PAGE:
Looking up information on the internet is always fun and exciting because it not only pays off with exact details, but also non-exact details that take you on a round-about journey back to the subject at hand, sometimes. It was the same for me when I would look up something in the encyclopedia. Knowledge begats knowledge. With a series of scientific presentations and studies at my fingertips, my mind goes racing to all kinds of possibilities as I circle a subject.
While attending the 2013 Diet and Optimum Health conference at the Linus Pauling Institute at Oregon State University, I sat in on a presentation by Eric B. Rimm, Sc.D., Associate Professor of Medicine, Harvard Medical School. In Polyphenols and health - More than just a berry good idea, Dr Rimm explained, "Polyphenols exert many potential beneficial health effects which has led an expansion of food composition databases to highlight the most important and highly concentrated subclasses.
One particular group of polyphenols, flavonoids are widely distributed in many plant-based foods/beverage including fruits, vegetables, tea and wine and exert beneficial effects on inflammation, glycemic control, and endothelial function." Inflammation is the scourge of many of our bodily ills like asthma, heart problems, and mental degeneration. Flavonoids? They are like the bees that take care of the queen bee. They aren't essential, but without them the hive wouldn't buzz so much or run so well. They don't have the name recognition and so far they don't have the glory, but just you wait. Flavonoids are antioxidants. Many believe that they are more powerful than vitamins C and E combined. You can watch Dr. Rimm's Public Session #3 Whole Food Approaches to Disease Presentation for more insight.
Writing in their article Antioxidant Activities of Flavonoids researchers from the Linus Pauling Institute explain, "The antioxidant activity of flavonoids depends on their molecular structure, and structural characteristics of certain flavonoids found in hops and beer confer surprisingly potent antioxidant activity exceeding that of red wine, tea, or soy." Basically, flavonoids are plant pigments. The darker the pigment, the more impact? Could be. Flavonoids are found in fruits, vegetables and beverages. There have been articles praising the effects of green tea and red wine, but much can be also be said of coffee, beer and fruit drinks. The subject of spent hops came up in several presentations.
Xanthohumol (XN) is the flavonoid found in hops. Wikipedia defines Xanthohumol as a free radical scavenger and says it has anticancer properties, has immune health activity, and prevents platelete buildup. Whoa. Could this be a new superfood or what?
Fred Stevens, Ph.D., Associate Professor of Medicinal Chemistry, and an LPI Principal Investigator, chaired the presentations of Xanthohumol at the conference. I love his interview, A New Twist on Vitamin C and Beer!. In the interview he explained about another flavonoid, proanthocyanidins, "Virtually all plants make proanthocyanidins, also called condensed tannins. They are found in hops, grapes and their seeds, apples, cocoa, tea, and many fruits. Anything that has an astringent taste probably contains a lot of proanthocyanidins." Stevens says, "We found that proanthocyanidins kill cancer cells in vitro by producing hydrogen peroxide." He also says that the anti-oxidant properties of xanthohumol also work in vitro. Reading scientific studies and papers are a lot like a "Fair Witness" in Robert A. Heinlein's masterpiece Stranger in a Strange Land. They only speak the truth from what they know. For example, when asked about the color of a house pointed out to one, the response might be "white on this side." You could guess that all four sides would be white, but you don't know for sure until you have proof. Scientific studies tell you what they know to be true. But research takes time and costs money.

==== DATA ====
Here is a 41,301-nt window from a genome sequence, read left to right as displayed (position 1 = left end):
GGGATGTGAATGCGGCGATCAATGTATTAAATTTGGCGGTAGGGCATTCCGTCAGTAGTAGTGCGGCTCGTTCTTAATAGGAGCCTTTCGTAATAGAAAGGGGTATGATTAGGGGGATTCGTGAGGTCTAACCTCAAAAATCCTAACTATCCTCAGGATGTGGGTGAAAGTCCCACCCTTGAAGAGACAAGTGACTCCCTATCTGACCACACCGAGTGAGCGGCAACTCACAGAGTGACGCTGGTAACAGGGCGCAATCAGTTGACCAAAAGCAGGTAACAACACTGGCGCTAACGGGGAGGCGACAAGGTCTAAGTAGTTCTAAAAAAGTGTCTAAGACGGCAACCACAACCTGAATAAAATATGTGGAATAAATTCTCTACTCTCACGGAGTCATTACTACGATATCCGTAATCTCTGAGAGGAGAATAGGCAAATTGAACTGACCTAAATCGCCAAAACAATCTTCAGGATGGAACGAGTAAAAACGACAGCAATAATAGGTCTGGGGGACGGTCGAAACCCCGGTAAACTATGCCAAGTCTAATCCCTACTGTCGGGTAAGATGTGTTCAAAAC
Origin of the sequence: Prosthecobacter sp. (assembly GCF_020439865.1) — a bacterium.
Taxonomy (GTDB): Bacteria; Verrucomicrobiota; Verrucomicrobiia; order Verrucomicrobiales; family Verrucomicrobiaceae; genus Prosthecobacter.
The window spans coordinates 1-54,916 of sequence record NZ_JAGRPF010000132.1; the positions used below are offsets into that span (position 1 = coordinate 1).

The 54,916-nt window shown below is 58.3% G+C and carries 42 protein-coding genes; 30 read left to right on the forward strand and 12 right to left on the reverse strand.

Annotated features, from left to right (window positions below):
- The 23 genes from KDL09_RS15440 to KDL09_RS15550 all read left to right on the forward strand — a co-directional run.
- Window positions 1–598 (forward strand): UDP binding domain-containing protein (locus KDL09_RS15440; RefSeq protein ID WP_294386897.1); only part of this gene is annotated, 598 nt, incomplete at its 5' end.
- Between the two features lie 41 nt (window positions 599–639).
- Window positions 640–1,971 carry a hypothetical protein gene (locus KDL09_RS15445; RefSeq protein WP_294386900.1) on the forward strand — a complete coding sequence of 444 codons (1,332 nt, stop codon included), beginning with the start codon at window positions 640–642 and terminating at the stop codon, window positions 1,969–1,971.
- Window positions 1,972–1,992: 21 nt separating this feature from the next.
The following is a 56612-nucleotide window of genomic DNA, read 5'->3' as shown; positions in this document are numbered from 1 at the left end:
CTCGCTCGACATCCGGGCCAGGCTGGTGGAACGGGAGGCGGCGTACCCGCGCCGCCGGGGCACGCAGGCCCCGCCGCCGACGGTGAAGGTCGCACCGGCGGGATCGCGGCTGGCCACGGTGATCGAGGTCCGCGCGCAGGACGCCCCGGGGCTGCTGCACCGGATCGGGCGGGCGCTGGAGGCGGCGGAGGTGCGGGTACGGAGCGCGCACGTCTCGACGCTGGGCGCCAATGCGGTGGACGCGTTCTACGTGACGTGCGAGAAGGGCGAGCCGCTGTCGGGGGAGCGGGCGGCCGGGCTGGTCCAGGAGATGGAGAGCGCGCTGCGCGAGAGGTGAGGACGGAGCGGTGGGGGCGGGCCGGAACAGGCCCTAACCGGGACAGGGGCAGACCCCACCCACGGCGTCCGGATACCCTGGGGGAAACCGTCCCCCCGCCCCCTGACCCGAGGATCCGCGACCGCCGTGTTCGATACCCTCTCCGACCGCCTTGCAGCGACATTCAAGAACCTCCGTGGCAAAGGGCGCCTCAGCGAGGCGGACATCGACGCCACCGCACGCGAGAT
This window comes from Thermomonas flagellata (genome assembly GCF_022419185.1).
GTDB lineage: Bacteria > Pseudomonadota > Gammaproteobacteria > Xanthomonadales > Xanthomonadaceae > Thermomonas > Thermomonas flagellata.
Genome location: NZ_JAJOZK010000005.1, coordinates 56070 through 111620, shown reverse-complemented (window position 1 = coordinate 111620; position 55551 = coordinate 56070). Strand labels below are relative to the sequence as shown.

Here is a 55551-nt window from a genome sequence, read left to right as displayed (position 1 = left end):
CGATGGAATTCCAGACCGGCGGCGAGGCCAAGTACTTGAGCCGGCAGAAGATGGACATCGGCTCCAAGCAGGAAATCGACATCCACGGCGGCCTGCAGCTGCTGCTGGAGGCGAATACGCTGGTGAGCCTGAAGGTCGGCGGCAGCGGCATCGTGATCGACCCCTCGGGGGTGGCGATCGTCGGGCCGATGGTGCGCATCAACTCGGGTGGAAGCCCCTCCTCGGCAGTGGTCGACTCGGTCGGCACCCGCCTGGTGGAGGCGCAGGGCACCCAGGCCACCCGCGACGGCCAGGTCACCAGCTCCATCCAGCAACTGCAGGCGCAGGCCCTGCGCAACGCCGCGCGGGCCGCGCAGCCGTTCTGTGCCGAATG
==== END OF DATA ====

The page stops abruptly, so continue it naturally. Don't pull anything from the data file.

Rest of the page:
Also, at the conference was Richard B. van Breeman, Ph.D., University of Illinois, Chicago, IL. He spoke on Hops, xanthohumol and women's heath. Van Breeman told me that he needed $250,000 for research on cancer chemoprevention of a spent hops extract. There are several extracts being used in Europe, but they are not approved here in the U.S. He revealed, "The UIC/NIH Center for Botanical Dietary Supplements Research is evaluating the safety and efficacy of botanicals used by women as alternatives to hormone replacement therapy for the management of menopausal symptoms."
Research on flavonoids might produce all kinds of cures and preventions. They might also produce a line of supplements and healthy products like Hoppy Bread, healthy beer batters for fish and chips, Beer Biscuits, 30-Day Relief . . . the possibilities are endless.
c. 2013 - Live2AgeWell.com
Live2agewell.com is supported by the makers of Roman Meal bread. Roman Meal Company sponsors cutting-edge research at the Healthy Aging Program of the Linus Pauling Institute at Oregon State University.
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